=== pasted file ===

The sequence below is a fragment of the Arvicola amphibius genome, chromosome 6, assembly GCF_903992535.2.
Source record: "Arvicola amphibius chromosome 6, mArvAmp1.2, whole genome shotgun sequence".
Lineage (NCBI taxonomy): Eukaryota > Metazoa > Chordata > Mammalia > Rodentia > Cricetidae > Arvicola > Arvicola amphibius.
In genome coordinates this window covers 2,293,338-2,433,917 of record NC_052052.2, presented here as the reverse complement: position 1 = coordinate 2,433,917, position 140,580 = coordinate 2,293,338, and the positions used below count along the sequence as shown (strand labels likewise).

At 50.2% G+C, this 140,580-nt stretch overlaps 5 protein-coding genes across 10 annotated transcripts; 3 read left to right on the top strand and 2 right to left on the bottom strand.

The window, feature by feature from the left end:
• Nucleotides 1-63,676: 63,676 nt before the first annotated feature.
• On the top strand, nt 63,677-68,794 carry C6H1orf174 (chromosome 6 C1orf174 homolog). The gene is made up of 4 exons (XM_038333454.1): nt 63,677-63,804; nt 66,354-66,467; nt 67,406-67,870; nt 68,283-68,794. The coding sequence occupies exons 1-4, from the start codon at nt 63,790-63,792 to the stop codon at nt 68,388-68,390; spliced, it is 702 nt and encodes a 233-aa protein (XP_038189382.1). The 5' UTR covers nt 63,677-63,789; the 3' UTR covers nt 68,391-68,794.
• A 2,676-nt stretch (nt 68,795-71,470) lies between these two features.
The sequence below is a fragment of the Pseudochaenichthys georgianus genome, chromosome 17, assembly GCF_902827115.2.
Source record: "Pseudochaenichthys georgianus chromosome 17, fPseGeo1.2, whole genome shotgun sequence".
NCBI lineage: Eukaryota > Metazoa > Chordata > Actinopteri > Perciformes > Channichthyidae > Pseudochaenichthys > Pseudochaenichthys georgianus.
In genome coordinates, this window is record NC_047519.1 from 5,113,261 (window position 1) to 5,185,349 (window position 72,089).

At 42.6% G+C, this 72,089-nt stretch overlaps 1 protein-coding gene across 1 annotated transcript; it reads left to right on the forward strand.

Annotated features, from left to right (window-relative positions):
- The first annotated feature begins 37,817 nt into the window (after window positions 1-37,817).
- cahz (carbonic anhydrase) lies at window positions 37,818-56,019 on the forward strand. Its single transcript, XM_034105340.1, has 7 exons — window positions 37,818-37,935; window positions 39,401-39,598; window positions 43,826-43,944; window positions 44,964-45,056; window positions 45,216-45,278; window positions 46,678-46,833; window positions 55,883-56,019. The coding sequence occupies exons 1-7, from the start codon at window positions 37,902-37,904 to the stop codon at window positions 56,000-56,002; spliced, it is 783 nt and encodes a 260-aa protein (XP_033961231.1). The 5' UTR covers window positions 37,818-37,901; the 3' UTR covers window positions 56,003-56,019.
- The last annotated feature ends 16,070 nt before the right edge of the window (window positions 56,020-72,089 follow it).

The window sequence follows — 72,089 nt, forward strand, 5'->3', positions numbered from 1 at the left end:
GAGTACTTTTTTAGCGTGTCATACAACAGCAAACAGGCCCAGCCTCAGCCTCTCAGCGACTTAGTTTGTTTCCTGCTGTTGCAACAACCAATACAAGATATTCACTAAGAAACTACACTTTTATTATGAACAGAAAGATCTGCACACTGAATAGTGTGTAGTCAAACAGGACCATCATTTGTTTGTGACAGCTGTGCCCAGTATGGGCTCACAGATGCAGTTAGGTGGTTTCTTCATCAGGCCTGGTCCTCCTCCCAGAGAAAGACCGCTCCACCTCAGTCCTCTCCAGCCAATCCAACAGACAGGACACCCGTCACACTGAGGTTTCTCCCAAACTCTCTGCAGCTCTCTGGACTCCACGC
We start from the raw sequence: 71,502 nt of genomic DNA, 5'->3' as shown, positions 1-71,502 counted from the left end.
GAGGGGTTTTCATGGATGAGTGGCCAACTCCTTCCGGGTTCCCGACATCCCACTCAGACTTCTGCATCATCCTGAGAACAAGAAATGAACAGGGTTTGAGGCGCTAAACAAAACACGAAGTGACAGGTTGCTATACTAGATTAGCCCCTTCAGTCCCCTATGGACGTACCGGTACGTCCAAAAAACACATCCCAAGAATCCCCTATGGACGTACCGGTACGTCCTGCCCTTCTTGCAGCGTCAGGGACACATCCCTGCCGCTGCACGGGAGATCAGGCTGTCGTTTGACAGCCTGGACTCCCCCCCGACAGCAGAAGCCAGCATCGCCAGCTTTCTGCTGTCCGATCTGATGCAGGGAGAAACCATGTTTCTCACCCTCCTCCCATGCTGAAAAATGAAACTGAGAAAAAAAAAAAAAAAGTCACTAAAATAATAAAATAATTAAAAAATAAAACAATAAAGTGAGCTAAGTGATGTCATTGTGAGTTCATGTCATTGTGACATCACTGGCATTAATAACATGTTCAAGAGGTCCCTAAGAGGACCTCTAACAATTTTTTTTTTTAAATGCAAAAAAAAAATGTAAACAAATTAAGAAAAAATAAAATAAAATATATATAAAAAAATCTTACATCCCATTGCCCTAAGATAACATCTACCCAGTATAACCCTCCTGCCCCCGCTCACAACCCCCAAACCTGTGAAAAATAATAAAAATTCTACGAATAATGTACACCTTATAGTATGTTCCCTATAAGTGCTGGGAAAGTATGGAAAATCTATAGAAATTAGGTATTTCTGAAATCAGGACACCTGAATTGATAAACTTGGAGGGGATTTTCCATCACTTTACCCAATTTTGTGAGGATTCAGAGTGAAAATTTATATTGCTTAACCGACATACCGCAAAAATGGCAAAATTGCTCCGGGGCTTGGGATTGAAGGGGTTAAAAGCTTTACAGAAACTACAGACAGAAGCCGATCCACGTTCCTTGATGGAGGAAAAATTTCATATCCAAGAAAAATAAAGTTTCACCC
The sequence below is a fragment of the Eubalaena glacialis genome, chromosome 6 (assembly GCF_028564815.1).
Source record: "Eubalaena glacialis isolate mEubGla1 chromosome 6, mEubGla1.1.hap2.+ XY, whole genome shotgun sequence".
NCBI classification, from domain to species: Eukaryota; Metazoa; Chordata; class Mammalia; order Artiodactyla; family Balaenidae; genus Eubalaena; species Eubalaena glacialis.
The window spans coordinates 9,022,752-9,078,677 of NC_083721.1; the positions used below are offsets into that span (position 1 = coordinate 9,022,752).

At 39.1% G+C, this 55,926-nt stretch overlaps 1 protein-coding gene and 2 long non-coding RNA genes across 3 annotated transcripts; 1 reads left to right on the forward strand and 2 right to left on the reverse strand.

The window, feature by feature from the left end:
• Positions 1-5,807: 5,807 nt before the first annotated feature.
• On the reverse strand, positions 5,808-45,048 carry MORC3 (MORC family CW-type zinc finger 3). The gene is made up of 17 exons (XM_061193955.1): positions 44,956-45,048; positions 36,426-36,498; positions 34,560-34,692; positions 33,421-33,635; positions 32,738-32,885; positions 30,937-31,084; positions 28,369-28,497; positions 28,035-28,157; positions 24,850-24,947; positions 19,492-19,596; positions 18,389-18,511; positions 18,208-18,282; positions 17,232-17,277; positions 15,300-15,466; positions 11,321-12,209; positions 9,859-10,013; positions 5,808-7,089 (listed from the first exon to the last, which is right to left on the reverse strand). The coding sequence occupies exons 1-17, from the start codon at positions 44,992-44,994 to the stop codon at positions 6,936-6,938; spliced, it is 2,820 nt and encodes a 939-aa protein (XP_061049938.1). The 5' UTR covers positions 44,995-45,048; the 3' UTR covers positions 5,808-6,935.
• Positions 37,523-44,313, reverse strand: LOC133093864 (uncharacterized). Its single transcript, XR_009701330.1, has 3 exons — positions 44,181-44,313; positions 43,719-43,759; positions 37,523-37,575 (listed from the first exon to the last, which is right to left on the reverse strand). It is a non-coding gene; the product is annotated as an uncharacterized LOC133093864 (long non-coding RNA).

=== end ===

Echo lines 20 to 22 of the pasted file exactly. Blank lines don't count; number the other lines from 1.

GAGTACTTTTTTAGCGTGTCATACAACAGCAAACAGGCCCAGCCTCAGCCTCTCAGCGACTTAGTTTGTTTCCTGCTGTTGCAACAACCAATACAAGATATTCACTAAGAAACTACACTTTTATTATGAACAGAAAGATCTGCACACTGAATAGTGTGTAGTCAAACAGGACCATCATTTGTTTGTGACAGCTGTGCCCAGTATGGGCTCACAGATGCAGTTAGGTGGTTTCTTCATCAGGCCTGGTCCTCCTCCCAGAGAAAGACCGCTCCACCTCAGTCCTCTCCAGCCAATCCAACAGACAGGACACCCGTCACACTGAGGTTTCTCCCAAACTCTCTGCAGCTCTCTGGACTCCACGC
We start from the raw sequence: 71,502 nt of genomic DNA, 5'->3' as shown, positions 1-71,502 counted from the left end.
GAGGGGTTTTCATGGATGAGTGGCCAACTCCTTCCGGGTTCCCGACATCCCACTCAGACTTCTGCATCATCCTGAGAACAAGAAATGAACAGGGTTTGAGGCGCTAAACAAAACACGAAGTGACAGGTTGCTATACTAGATTAGCCCCTTCAGTCCCCTATGGACGTACCGGTACGTCCAAAAAACACATCCCAAGAATCCCCTATGGACGTACCGGTACGTCCTGCCCTTCTTGCAGCGTCAGGGACACATCCCTGCCGCTGCACGGGAGATCAGGCTGTCGTTTGACAGCCTGGACTCCCCCCCGACAGCAGAAGCCAGCATCGCCAGCTTTCTGCTGTCCGATCTGATGCAGGGAGAAACCATGTTTCTCACCCTCCTCCCATGCTGAAAAATGAAACTGAGAAAAAAAAAAAAAAAGTCACTAAAATAATAAAATAATTAAAAAATAAAACAATAAAGTGAGCTAAGTGATGTCATTGTGAGTTCATGTCATTGTGACATCACTGGCATTAATAACATGTTCAAGAGGTCCCTAAGAGGACCTCTAACAATTTTTTTTTTTAAATGCAAAAAAAAAATGTAAACAAATTAAGAAAAAATAAAATAAAATATATATAAAAAAATCTTACATCCCATTGCCCTAAGATAACATCTACCCAGTATAACCCTCCTGCCCCCGCTCACAACCCCCAAACCTGTGAAAAATAATAAAAATTCTACGAATAATGTACACCTTATAGTATGTTCCCTATAAGTGCTGGGAAAGTATGGAAAATCTATAGAAATTAGGTATTTCTGAAATCAGGACACCTGAATTGATAAACTTGGAGGGGATTTTCCATCACTTTACCCAATTTTGTGAGGATTCAGAGTGAAAATTTATATTGCTTAACCGACATACCGCAAAAATGGCAAAATTGCTCCGGGGCTTGGGATTGAAGGGGTTAAAAGCTTTACAGAAACTACAGACAGAAGCCGATCCACGTTCCTTGATGGAGGAAAAATTTCATATCCAAGAAAAATAAAGTTTCACCC